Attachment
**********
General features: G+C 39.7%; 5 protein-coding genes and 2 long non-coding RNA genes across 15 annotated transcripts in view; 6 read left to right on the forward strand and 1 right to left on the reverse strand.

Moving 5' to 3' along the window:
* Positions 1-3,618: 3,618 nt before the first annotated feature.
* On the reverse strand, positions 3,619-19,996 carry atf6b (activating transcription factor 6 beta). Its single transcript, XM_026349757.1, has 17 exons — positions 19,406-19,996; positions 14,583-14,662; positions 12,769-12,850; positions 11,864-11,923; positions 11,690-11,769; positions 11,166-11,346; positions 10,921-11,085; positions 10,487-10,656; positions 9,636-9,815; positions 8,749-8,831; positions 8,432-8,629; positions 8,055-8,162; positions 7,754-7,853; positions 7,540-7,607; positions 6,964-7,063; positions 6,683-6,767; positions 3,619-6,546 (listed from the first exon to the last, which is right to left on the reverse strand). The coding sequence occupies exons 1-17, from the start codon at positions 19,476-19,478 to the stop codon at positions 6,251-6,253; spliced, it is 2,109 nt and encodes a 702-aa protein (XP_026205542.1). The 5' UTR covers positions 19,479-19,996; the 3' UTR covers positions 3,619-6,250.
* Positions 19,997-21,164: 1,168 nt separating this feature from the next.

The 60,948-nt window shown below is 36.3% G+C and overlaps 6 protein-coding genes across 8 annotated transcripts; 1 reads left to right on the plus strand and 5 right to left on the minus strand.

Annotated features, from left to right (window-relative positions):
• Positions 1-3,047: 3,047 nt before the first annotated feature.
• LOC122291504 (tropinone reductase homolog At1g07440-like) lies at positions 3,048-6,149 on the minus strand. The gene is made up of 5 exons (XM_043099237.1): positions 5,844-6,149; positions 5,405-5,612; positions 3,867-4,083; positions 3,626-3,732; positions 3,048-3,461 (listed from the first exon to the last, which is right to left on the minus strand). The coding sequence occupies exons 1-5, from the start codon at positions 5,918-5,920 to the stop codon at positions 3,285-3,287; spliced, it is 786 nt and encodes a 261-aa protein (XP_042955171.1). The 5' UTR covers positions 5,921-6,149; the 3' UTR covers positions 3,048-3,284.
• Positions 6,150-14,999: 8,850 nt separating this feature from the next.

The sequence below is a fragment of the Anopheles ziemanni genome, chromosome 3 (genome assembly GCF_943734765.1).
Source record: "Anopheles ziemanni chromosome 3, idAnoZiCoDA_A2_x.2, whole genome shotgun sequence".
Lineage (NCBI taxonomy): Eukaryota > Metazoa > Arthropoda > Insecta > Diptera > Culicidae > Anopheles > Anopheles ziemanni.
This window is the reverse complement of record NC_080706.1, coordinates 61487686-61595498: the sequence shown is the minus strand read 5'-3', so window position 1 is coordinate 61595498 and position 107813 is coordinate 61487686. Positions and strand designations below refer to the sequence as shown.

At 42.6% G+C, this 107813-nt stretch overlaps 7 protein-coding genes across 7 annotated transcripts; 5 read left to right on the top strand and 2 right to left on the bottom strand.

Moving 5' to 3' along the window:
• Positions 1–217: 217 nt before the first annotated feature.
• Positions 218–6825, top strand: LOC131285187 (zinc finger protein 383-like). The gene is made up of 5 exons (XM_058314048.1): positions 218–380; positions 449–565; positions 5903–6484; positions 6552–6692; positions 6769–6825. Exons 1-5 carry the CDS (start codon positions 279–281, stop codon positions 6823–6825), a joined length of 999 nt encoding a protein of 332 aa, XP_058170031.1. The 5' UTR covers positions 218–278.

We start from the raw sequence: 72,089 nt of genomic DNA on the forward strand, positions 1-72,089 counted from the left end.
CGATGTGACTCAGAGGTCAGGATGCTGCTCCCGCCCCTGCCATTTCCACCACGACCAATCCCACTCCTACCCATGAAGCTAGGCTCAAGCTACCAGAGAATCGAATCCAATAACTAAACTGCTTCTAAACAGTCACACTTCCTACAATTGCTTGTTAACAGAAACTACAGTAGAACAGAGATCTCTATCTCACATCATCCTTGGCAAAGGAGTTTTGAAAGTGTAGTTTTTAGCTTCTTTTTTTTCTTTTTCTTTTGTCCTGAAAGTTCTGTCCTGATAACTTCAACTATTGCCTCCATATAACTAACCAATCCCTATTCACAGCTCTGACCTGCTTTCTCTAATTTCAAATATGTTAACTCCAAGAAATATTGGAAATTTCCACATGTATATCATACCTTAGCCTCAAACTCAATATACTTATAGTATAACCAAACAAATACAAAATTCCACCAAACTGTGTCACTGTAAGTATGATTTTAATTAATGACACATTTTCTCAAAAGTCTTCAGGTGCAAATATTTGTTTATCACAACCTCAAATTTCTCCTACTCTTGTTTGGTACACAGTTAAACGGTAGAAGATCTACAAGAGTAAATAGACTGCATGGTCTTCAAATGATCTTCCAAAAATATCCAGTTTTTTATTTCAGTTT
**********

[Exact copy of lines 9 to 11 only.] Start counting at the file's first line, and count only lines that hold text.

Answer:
• LOC122291504 (tropinone reductase homolog At1g07440-like) lies at positions 3,048-6,149 on the minus strand. The gene is made up of 5 exons (XM_043099237.1): positions 5,844-6,149; positions 5,405-5,612; positions 3,867-4,083; positions 3,626-3,732; positions 3,048-3,461 (listed from the first exon to the last, which is right to left on the minus strand). The coding sequence occupies exons 1-5, from the start codon at positions 5,918-5,920 to the stop codon at positions 3,285-3,287; spliced, it is 786 nt and encodes a 261-aa protein (XP_042955171.1). The 5' UTR covers positions 5,921-6,149; the 3' UTR covers positions 3,048-3,284.
• Positions 6,150-14,999: 8,850 nt separating this feature from the next.

The sequence below is a fragment of the Anopheles ziemanni genome, chromosome 3 (genome assembly GCF_943734765.1).